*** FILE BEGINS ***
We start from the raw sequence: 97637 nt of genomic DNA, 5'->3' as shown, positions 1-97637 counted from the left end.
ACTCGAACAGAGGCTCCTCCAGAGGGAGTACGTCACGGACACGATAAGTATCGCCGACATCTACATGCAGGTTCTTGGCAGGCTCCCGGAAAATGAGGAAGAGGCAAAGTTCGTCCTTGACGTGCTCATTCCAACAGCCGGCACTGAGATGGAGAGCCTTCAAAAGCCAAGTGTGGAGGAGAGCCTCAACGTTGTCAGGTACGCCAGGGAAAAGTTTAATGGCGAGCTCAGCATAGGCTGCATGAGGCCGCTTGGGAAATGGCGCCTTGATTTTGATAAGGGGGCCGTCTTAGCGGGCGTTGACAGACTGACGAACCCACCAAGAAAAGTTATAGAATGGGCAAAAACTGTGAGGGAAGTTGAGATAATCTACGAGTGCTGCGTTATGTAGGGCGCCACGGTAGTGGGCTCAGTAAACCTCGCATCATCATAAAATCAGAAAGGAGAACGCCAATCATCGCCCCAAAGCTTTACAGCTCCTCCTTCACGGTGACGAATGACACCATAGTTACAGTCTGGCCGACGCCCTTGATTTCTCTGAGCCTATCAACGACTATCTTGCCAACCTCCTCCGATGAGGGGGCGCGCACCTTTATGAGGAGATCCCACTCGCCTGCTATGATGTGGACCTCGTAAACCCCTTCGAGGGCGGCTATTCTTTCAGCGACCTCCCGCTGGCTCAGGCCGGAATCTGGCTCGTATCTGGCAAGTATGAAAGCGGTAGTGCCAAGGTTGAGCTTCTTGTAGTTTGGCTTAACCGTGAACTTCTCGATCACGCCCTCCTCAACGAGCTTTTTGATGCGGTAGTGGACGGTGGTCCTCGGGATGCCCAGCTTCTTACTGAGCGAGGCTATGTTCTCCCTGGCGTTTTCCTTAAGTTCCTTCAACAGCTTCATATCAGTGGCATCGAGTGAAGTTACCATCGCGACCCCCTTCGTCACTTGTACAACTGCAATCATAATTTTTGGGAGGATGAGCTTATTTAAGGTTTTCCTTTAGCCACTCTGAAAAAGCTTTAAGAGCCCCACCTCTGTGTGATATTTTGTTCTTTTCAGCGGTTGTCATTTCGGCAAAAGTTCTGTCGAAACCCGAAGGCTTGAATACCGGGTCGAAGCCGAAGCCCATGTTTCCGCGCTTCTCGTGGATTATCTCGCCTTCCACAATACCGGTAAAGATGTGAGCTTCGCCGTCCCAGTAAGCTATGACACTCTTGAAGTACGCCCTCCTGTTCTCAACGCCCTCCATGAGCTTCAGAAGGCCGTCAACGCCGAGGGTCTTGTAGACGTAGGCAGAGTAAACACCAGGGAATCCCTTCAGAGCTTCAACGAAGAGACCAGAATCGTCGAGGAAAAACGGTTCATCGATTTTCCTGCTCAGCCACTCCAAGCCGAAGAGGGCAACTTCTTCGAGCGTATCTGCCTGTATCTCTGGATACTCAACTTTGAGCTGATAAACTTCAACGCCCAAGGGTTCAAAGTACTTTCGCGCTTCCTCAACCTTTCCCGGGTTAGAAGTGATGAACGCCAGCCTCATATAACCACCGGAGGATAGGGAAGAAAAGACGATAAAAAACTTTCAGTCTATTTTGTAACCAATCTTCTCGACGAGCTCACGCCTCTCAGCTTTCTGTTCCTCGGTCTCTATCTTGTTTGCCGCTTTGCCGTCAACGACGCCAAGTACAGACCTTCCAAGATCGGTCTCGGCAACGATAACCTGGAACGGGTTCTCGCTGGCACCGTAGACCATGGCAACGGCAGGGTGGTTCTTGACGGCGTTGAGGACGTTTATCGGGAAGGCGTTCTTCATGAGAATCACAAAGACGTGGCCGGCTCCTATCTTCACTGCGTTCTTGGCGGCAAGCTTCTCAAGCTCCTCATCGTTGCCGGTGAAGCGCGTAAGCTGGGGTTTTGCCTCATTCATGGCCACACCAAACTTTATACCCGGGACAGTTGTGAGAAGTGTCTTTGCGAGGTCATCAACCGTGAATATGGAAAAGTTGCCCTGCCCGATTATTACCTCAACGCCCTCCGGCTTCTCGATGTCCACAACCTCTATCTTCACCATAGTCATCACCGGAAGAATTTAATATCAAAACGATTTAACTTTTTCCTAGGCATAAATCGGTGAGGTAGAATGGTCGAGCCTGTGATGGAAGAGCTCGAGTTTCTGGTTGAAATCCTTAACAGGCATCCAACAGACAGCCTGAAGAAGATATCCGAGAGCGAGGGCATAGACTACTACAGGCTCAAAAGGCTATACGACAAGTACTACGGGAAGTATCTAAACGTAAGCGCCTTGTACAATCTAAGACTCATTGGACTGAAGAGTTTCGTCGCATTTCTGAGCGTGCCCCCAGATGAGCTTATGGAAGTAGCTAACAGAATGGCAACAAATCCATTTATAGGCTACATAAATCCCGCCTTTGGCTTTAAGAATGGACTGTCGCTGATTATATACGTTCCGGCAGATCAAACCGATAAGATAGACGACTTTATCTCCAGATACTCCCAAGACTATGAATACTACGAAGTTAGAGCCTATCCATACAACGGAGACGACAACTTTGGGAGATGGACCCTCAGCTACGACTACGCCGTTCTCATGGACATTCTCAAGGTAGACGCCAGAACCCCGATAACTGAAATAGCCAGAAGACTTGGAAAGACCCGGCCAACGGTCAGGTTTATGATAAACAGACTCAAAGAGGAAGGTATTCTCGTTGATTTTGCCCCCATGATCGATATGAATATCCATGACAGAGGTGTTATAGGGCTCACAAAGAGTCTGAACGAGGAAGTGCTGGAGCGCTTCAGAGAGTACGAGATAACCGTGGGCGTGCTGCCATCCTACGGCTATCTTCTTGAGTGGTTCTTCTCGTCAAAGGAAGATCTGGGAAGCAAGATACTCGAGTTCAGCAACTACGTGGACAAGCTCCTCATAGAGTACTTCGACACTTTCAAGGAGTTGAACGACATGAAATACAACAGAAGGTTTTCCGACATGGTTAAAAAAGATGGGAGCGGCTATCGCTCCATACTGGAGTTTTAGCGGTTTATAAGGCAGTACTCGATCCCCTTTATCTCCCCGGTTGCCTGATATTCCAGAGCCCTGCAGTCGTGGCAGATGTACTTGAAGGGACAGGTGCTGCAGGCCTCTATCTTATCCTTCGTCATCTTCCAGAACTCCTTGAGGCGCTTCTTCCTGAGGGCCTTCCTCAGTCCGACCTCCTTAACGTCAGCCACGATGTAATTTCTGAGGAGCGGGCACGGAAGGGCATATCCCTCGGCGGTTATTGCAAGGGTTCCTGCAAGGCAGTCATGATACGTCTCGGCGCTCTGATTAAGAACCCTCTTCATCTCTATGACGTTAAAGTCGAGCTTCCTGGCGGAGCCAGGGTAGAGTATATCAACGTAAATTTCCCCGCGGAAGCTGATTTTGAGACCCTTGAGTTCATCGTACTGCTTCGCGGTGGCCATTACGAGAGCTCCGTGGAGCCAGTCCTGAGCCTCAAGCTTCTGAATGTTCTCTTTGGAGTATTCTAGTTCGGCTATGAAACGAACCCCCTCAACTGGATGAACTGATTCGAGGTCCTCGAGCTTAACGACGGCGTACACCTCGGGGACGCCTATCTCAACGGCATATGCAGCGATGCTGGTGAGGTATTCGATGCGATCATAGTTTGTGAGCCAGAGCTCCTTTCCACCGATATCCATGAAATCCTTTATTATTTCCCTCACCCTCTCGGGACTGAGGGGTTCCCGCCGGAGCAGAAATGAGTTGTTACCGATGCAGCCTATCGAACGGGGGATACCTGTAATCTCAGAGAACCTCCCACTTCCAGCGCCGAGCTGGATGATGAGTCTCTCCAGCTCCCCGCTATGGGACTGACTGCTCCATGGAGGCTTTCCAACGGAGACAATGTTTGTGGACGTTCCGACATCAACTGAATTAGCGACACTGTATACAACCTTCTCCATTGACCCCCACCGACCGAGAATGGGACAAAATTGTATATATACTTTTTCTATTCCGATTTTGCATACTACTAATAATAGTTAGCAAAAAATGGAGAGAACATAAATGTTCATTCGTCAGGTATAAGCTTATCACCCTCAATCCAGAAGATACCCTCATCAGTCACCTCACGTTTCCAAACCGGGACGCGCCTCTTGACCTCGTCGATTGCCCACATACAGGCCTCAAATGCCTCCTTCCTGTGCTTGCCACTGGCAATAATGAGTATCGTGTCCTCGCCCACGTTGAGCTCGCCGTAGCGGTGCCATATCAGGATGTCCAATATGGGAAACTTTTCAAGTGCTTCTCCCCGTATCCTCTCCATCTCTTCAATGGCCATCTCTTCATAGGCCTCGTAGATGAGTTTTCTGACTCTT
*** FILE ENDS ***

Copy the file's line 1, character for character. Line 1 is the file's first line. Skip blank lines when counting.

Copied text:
We start from the raw sequence: 97637 nt of genomic DNA, 5'->3' as shown, positions 1-97637 counted from the left end.